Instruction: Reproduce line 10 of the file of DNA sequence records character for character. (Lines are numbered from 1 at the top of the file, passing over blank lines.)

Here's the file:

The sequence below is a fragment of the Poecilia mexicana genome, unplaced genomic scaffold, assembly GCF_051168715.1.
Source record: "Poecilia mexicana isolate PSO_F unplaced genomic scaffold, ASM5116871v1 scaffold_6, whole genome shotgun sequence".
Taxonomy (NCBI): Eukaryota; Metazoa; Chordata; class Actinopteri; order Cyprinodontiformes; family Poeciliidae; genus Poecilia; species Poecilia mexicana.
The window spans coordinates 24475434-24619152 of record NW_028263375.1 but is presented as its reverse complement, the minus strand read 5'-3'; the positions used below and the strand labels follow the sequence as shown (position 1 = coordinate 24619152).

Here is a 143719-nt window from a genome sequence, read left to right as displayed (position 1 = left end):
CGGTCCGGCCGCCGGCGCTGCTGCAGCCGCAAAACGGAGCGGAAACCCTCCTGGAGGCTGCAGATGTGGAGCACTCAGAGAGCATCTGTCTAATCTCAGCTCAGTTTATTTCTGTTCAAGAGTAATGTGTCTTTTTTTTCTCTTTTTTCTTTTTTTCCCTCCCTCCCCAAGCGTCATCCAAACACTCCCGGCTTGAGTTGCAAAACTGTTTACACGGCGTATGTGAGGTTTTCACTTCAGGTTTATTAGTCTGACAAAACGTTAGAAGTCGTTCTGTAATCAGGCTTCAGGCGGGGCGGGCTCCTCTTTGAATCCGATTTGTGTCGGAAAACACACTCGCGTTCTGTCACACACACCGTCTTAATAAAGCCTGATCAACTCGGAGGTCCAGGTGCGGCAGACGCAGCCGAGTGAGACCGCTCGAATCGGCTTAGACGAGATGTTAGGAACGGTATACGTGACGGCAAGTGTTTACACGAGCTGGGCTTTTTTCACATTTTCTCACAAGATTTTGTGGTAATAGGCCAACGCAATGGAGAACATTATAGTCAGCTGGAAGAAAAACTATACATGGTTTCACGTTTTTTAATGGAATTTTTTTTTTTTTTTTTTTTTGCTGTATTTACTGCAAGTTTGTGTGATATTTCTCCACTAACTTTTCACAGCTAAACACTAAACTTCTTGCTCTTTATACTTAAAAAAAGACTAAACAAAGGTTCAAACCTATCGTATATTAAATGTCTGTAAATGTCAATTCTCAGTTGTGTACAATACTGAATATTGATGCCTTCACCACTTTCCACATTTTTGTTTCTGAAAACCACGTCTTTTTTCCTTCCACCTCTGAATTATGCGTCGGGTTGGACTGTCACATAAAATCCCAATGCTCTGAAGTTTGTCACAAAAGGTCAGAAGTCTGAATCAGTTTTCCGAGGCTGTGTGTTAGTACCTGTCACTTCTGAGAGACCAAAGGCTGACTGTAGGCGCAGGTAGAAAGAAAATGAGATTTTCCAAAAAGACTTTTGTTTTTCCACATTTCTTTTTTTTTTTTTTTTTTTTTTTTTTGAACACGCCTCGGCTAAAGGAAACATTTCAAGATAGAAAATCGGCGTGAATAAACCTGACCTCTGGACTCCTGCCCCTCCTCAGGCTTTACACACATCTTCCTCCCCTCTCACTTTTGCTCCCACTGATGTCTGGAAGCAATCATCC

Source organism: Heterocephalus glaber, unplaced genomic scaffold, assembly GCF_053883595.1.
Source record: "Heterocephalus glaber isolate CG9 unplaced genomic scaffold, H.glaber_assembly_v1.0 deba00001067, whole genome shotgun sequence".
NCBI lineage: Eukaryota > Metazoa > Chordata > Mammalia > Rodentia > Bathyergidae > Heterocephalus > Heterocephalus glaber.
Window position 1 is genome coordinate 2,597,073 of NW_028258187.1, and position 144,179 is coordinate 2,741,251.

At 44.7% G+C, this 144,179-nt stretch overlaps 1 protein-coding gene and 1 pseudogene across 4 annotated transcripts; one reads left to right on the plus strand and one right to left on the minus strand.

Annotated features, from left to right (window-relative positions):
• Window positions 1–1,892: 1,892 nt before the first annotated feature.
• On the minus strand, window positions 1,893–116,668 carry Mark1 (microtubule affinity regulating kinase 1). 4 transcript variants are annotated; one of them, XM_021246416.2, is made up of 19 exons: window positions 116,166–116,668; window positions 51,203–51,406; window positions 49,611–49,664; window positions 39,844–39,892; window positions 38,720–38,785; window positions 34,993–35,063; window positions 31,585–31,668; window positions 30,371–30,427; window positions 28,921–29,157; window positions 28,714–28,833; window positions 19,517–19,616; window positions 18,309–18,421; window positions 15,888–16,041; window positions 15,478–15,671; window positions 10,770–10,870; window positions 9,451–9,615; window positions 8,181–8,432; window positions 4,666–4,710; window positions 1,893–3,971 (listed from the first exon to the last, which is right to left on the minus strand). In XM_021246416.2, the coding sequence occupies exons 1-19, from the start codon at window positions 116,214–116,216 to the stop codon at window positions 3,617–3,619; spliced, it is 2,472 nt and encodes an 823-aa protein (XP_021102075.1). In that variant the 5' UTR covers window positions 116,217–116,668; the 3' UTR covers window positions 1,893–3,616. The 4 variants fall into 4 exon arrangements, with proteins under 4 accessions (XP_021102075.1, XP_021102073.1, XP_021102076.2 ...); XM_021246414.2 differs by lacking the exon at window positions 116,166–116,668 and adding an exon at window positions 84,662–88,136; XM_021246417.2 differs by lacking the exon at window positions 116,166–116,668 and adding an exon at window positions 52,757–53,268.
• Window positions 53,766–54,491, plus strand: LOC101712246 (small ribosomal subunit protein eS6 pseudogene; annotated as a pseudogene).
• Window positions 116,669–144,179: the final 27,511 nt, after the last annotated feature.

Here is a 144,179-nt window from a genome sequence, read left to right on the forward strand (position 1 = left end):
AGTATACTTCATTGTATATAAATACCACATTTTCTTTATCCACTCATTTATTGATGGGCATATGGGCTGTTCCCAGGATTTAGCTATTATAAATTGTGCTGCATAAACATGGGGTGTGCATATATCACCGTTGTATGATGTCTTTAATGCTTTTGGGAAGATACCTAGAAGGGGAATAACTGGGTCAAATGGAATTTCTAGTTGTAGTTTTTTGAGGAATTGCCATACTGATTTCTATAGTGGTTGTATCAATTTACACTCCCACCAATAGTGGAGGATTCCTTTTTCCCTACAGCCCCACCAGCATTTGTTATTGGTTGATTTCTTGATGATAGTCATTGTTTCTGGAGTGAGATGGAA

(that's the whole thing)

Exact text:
Window position 1 is genome coordinate 2,597,073 of NW_028258187.1, and position 144,179 is coordinate 2,741,251.